Judges Call For Oversight of Police Powers During COVID-19

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NSW Police riot

A number of prominent former Australian judges are calling for a bi-partisan parliamentary oversight committee to ensure adequate scrutiny of Australia’s COVID-19 response.

A similar body has already been established in New Zealand, with many local legal scholars sounding the alarm about overreach in a time of crisis.

Who is calling for this?

The move is being called for by former judge of the NSW Court of Appeal and ex-president of the Anti-Discrimination Board Paul Stein as well as members of the National Integrity Committee, including former judges Mary Gaudron, David Harper, Stephen Charles, Anthony Whealy, and Margaret White.

The distinguished members are calling for a body similar to the New Zealand Epidemic Response Committee, which is a multi-party special select committee designed to provide oversight of the country’s response to the pandemic.

If formed, committee would play a vital function of accountability whilst Federal parliament is shut down because of public health concerns.

“To ensure accountability and to preserve our democratic principles, it is important that when it returns, our parliament establishes a special parliamentary oversight committee along the lines already adopted in New Zealand,” said Ms Gaudron, who was the first women appointed to the Australian High Court.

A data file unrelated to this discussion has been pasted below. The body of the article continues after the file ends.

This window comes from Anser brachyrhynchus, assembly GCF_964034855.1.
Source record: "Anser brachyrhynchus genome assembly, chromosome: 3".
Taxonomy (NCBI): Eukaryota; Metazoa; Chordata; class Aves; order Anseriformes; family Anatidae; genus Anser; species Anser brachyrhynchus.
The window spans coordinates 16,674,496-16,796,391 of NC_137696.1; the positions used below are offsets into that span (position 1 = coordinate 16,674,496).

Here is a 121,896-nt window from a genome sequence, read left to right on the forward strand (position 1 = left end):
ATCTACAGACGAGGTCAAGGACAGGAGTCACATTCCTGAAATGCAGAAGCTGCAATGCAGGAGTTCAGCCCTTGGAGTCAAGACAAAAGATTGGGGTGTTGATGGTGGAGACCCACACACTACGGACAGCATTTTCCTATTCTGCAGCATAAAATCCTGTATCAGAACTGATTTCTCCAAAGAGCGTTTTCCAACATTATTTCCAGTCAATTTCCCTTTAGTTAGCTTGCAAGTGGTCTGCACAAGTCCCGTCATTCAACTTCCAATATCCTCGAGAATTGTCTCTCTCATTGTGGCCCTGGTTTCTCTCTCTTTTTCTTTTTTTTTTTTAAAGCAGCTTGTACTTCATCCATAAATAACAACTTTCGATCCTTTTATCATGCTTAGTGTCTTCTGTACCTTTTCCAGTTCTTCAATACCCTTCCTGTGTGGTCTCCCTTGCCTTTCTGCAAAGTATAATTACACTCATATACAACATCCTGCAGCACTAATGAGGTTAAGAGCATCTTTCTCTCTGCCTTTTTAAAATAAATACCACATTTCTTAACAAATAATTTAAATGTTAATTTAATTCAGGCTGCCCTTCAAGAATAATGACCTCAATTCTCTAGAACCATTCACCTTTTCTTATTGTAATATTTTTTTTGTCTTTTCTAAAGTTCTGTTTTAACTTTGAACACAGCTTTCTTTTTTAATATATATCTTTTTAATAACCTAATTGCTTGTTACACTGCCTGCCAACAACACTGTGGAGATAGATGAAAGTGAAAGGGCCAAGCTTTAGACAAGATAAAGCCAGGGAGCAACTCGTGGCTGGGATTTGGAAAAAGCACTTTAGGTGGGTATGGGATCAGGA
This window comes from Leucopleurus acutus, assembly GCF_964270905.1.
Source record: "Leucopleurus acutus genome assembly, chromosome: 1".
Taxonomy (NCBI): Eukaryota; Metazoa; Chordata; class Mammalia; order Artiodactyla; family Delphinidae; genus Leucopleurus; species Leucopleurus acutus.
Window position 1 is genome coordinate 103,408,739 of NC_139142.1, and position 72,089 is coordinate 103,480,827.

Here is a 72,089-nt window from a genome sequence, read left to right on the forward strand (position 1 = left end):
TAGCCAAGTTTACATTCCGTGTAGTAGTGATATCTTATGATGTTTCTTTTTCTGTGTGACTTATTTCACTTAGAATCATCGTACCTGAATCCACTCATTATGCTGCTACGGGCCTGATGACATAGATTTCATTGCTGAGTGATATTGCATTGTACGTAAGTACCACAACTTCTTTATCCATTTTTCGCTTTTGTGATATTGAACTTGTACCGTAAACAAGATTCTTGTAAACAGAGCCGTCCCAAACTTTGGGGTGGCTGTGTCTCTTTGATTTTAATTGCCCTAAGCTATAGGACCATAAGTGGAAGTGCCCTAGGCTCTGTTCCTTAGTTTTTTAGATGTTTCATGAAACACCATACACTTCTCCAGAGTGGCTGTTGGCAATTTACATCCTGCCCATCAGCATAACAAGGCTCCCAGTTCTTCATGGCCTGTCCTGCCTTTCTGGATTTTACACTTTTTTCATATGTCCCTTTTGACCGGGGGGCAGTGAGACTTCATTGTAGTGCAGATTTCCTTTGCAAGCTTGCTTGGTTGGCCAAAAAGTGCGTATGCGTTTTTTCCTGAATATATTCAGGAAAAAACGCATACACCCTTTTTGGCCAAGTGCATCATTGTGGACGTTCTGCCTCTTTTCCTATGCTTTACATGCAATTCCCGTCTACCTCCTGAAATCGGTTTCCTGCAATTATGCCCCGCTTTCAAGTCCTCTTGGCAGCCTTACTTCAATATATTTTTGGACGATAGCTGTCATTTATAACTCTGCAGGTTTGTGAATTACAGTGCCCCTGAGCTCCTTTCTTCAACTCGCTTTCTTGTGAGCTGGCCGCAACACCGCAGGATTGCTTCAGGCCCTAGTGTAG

The group is asking parliament to consider the proposal when it next re-convenes.

What are the concerns?

Australia’s response to COVID-19 has already raised a number of red flags for legal and civil liberties group.

These include the harsh criminal penalties for non-compliance with public health orders and directions, as well as incredibly broad powers for enforcement.

In NSW, strict directions require a person to not leave their home without a reasonable excuse, carry a risk of 6 months in prison and/or a fine of $11,000.

The Australian Lawyers Alliance has also noted the impact of public health orders on vulnerable members of the community.

“We are aware of many people in our community who are finding it very difficult to follow the new COVID-19 public health orders because they simply don’t have anywhere to live, or because they have a drug dependency and are fearful of prosecution or being forced into a medically-unsupported withdrawal whilst in quarantine” noted Tasmanian ALA President, Fabiano Cangelosi.

Accountability is key

Parliamentary scrutiny is an important feature of our political system to ensure laws do not encroach on fundamental rights and freedoms.

A number of committees already exist to scrutinise government actions including a Parliamentary Joint Committee on Human Rights, however extraordinary times often call for extraordinary solutions.

It’s envisioned that a COVID-19 oversight committee would review all levels of government’s response to the pandemic, with hearings publicly broadcast.

In the words of former judge Paul Stein:

“The establishment of such a committee represents a clever and principled compromise between the government, which has rightly closed parliament for public health reasons, and opposition parties which equally rightly want parliament sitting to hold the government accountable for its actions in a time of such crisis”.

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Jarryd Bartle

Jarryd Bartle is an Associate Lecturer in Criminology and Justice Studies at RMIT University and a consultant for the Bridge of Hope Innocence Initiative, which investigates claims of wrongful conviction and advocates for systemic reform to protect against miscarriages of justice.

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